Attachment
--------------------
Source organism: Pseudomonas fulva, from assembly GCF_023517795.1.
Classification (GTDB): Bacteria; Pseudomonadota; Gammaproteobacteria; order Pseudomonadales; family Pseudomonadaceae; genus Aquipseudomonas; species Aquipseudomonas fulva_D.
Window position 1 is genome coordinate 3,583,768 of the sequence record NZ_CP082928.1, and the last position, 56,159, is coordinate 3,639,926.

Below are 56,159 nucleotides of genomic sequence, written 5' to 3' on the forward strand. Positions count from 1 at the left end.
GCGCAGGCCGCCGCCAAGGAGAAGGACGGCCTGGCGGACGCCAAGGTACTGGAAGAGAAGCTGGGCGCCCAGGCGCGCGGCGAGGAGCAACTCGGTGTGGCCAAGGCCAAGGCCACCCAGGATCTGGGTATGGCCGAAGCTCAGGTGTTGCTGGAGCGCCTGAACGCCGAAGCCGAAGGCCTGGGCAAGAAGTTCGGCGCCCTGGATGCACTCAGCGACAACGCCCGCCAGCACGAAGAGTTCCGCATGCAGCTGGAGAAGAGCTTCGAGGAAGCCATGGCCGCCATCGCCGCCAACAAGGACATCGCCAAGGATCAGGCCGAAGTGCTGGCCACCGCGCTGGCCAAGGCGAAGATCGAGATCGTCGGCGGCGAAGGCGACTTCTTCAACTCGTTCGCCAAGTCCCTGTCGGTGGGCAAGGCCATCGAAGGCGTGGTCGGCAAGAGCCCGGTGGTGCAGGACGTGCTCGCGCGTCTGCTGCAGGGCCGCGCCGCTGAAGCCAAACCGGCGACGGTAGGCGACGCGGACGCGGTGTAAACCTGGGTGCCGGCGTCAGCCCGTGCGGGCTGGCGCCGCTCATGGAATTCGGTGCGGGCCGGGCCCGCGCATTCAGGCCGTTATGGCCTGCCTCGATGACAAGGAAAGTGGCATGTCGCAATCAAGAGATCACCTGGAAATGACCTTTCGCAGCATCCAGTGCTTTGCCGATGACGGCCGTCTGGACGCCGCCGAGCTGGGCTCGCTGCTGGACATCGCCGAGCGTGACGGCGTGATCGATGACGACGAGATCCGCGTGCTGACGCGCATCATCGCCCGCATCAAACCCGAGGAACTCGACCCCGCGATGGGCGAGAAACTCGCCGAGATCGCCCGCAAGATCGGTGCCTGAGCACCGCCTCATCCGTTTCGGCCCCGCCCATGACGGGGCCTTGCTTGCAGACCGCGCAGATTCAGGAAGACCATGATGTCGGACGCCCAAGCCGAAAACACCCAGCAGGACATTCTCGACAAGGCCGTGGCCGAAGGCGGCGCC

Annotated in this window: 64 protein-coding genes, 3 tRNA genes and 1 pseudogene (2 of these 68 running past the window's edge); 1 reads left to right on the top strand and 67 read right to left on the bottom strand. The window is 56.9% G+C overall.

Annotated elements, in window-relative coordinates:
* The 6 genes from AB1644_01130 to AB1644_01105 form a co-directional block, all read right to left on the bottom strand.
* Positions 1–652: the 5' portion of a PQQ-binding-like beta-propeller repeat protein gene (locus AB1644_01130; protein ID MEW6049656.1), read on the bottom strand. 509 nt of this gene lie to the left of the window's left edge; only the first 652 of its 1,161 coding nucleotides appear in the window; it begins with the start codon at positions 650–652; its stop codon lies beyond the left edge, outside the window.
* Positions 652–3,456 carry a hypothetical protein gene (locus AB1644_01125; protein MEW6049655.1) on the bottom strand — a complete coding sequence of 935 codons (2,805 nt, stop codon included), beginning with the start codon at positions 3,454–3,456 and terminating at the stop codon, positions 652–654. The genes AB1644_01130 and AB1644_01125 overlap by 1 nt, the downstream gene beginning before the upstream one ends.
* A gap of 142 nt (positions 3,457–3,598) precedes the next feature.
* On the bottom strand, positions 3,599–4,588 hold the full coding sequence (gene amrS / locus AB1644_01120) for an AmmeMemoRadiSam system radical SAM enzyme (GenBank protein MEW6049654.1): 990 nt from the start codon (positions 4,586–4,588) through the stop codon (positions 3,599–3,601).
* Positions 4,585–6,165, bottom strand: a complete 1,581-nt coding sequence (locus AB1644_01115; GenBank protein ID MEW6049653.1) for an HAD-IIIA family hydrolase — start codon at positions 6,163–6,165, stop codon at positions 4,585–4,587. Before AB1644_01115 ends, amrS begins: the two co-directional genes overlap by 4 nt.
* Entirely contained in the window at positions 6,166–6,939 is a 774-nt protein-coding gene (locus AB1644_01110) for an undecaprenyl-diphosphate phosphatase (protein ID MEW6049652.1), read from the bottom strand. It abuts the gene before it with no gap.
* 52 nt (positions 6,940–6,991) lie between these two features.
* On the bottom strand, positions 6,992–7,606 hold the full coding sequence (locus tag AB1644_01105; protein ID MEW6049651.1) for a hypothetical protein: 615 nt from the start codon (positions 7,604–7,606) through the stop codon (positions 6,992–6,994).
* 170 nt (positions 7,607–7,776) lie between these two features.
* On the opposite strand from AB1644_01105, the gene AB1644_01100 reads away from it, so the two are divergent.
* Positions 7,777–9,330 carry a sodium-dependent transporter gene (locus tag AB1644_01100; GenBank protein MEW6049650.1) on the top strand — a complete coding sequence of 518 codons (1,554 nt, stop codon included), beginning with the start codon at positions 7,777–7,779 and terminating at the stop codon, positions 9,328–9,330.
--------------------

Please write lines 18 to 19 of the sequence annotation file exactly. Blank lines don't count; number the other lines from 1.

* On the opposite strand from AB1644_01105, the gene AB1644_01100 reads away from it, so the two are divergent.
* Positions 7,777–9,330 carry a sodium-dependent transporter gene (locus tag AB1644_01100; GenBank protein MEW6049650.1) on the top strand — a complete coding sequence of 518 codons (1,554 nt, stop codon included), beginning with the start codon at positions 7,777–7,779 and terminating at the stop codon, positions 9,328–9,330.